On Play Framework's homepage they claim that "JSON is a first class citizen". I have yet to see the proof of that.

In my project I'm dealing with some pretty complex JSON structures. This is just a very simple example:

    "key1": {
        "subkey1": {
            "k1": "value1"
            "k2": [
    "key2": [
            "j1": "v1",
            "j2": "v2"
            "j1": "x1",
            "j2": "x2"

Now I understand that Play is using Jackson for parsing JSON. I use Jackson in my Java projects and I would do something simple like this:

ObjectMapper mapper = new ObjectMapper();
Map<String, Object> obj = mapper.readValue(jsonString, Map.class);

This would nicely parse my JSON into Map object which is what I want - Map of string and object pairs and would allow me easily to cast array to ArrayList.

The same example in Scala/Play would look like this:

val obj: JsValue = Json.parse(jsonString)

This instead gives me a proprietary JsObject type which is not really what I'm after.

My question is: can I parse JSON string in Scala/Play to Map instead of JsObject just as easily as I would do it in Java?

Side question: is there a reason why JsObject is used instead of Map in Scala/Play?

My stack: Play Framework 2.2.1 / Scala 2.10.3 / Java 8 64bit / Ubuntu 13.10 64bit

UPDATE: I can see that Travis' answer is upvoted, so I guess it makes sense to everybody, but I still fail to see how that can be applied to solve my problem. Say we have this example (jsonString):

        "key1": "v1",
        "key2": "v2"
        "key1": "x1",
        "key2": "x2"

Well, according to all the directions, I now should put in all that boilerplate that I otherwise don't understand the purpose of:

case class MyJson(key1: String, key2: String)
implicit val MyJsonReads = Json.reads[MyJson]
val result = Json.parse(jsonString).as[List[MyJson]]

Looks good to go, huh? But wait a minute, there comes another element into the array which totally ruins this approach:

        "key1": "v1",
        "key2": "v2"
        "key1": "x1",
        "key2": "x2"
        "key1": "y1",
        "key2": {
            "subkey1": "subval1",
            "subkey2": "subval2"

The third element no longer matches my defined case class - I'm at square one again. I am able to use such and much more complicated JSON structures in Java everyday, does Scala suggest that I should simplify my JSONs in order to fit it's "type safe" policy? Correct me if I'm wrong, but I though that language should serve the data, not the other way around?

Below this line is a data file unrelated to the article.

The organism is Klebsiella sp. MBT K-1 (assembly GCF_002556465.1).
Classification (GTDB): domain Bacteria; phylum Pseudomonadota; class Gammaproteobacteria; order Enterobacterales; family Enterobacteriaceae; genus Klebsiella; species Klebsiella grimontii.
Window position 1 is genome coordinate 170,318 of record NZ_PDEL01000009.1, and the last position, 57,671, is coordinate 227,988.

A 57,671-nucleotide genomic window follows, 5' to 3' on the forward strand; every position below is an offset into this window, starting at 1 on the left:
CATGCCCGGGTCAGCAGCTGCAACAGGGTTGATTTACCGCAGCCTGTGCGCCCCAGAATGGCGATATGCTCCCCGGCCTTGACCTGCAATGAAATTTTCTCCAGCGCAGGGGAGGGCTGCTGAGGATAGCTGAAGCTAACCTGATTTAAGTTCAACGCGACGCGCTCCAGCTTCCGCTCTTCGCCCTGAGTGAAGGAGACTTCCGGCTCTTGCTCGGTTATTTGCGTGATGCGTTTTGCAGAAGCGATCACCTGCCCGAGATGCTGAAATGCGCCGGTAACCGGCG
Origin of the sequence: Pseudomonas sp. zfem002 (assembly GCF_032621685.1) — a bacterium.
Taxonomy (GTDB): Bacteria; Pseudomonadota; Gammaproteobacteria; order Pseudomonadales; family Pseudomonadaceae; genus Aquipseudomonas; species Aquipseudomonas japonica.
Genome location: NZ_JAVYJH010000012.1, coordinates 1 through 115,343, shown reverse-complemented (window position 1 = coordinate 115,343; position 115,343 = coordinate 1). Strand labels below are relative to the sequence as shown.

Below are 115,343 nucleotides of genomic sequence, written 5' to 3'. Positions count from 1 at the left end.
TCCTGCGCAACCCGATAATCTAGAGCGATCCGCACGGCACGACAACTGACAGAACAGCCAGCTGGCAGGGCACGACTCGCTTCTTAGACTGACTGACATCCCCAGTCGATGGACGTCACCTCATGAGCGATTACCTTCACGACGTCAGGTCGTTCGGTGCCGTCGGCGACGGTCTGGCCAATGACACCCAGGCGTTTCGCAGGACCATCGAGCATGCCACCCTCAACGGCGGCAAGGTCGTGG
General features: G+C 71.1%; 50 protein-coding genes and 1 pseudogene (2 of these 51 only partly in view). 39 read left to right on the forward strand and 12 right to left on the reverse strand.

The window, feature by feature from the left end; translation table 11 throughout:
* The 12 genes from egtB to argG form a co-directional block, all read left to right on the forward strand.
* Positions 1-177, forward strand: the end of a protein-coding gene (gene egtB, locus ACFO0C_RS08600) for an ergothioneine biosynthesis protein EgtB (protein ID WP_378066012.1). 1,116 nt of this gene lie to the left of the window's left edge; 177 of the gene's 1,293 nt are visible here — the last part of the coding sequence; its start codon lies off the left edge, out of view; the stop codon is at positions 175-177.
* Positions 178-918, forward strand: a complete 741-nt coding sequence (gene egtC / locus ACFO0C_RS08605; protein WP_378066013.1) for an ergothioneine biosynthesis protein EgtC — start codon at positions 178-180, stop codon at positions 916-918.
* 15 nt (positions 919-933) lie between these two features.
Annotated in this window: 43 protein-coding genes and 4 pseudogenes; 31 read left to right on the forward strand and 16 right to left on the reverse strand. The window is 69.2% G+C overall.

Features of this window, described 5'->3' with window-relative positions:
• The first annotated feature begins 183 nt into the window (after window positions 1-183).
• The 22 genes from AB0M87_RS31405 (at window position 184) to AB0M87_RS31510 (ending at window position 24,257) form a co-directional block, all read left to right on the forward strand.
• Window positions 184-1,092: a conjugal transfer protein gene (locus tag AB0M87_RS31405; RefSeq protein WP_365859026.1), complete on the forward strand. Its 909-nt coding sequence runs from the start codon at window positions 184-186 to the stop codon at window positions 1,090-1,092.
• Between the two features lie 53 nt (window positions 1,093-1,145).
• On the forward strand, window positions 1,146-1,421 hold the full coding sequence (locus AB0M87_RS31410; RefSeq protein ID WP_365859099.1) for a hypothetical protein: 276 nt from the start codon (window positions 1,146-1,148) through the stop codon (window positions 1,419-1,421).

UPDATE2: Solution is to use Jackson module for scala (example in my answer).

  • 2
    did you actually go through play tutorial page s on JSON? It doesn't seem like it to me.
    – m09
    Nov 17, 2013 at 10:50
  • 1
    @m09: I actually think this is a pretty reasonable question. The type class-based approach to decoding is very different from what you find in a library like Jackson (and in my opinion much nicer, as I've tried to argue below). Nov 17, 2013 at 10:59
  • 2
    @TravisBrown: Seeing the question and the lack of mention of Reads and JSON paths I was just afraid that OP didn't take the time to actually try to get the Play's way of doing things before asking for an exact copy of his past workflow. I do agree that both methods are very different, and I'd argue that it is not an opinion that play's approach is much better, but a fact ;)
    – m09
    Nov 17, 2013 at 11:05
  • 1
    @m09 It's because I read the documentation I raised this question (playframework.com/documentation/2.2.1/ScalaJson). It seemed to me that there is a lot of extra effort and proprietary approach just to make it "type safe" or whatever the goal is.
    – Caballero
    Nov 17, 2013 at 11:08
  • 5
    @Caballero: Personally I don't see it as "extra effort"—it's more like moving the effort up front, so that the compiler can help you. Of course tastes differ, but I'm occasionally stuck working with Map[String, Object]-plagued libraries and I find the experience pretty miserable at this point. Nov 17, 2013 at 11:15

5 Answers 5


Scala in general discourages the use of downcasting, and Play Json is idiomatic in this respect. Downcasting is a problem because it makes it impossible for the compiler to help you track the possibility of invalid input or other errors. Once you've got a value of type Map[String, Any], you're on your own—the compiler is unable to help you keep track of what those Any values might be.

You have a couple of alternatives. The first is to use the path operators to navigate to a particular point in the tree where you know the type:

scala> val json = Json.parse(jsonString)
json: play.api.libs.json.JsValue = {"key1": ...

scala> val k1Value = (json \ "key1" \ "subkey1" \ "k1").validate[String]
k1Value: play.api.libs.json.JsResult[String] = JsSuccess(value1,)

This is similar to something like the following:

val json: Map[String, Any] = ???

val k1Value = json("key1")
  .asInstanceOf[Map[String, Any]]("subkey1")
  .asInstanceOf[Map[String, String]]("k1")

But the former approach has the advantage of failing in ways that are easier to reason about. Instead of a potentially difficult-to-interpret ClassCastException exception, we'd just get a nice JsError value.